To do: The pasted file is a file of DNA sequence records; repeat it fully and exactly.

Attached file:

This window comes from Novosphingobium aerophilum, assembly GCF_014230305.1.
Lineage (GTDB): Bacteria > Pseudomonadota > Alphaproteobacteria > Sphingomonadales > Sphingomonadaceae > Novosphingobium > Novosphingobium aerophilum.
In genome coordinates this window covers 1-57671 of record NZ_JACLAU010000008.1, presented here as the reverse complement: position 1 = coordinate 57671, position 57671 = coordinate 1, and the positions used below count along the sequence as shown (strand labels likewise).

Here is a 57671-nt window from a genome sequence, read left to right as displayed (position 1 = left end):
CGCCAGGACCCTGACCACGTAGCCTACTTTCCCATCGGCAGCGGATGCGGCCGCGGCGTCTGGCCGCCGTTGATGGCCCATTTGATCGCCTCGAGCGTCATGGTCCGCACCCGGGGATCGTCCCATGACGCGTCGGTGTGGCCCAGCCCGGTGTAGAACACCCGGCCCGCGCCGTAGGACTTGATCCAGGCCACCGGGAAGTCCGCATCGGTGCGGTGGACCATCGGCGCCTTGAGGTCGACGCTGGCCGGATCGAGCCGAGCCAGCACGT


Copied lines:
This window comes from Novosphingobium aerophilum, assembly GCF_014230305.1.
Lineage (GTDB): Bacteria > Pseudomonadota > Alphaproteobacteria > Sphingomonadales > Sphingomonadaceae > Novosphingobium > Novosphingobium aerophilum.
In genome coordinates this window covers 1-57671 of record NZ_JACLAU010000008.1, presented here as the reverse complement: position 1 = coordinate 57671, position 57671 = coordinate 1, and the positions used below count along the sequence as shown (strand labels likewise).

Here is a 57671-nt window from a genome sequence, read left to right as displayed (position 1 = left end):
CGCCAGGACCCTGACCACGTAGCCTACTTTCCCATCGGCAGCGGATGCGGCCGCGGCGTCTGGCCGCCGTTGATGGCCCATTTGATCGCCTCGAGCGTCATGGTCCGCACCCGGGGATCGTCCCATGACGCGTCGGTGTGGCCCAGCCCGGTGTAGAACACCCGGCCCGCGCCGTAGGACTTGATCCAGGCCACCGGGAAGTCCGCATCGGTGCGGTGGACCATCGGCGCCTTGAGGTCGACGCTGGCCGGATCGAGCCGAGCCAGCACGT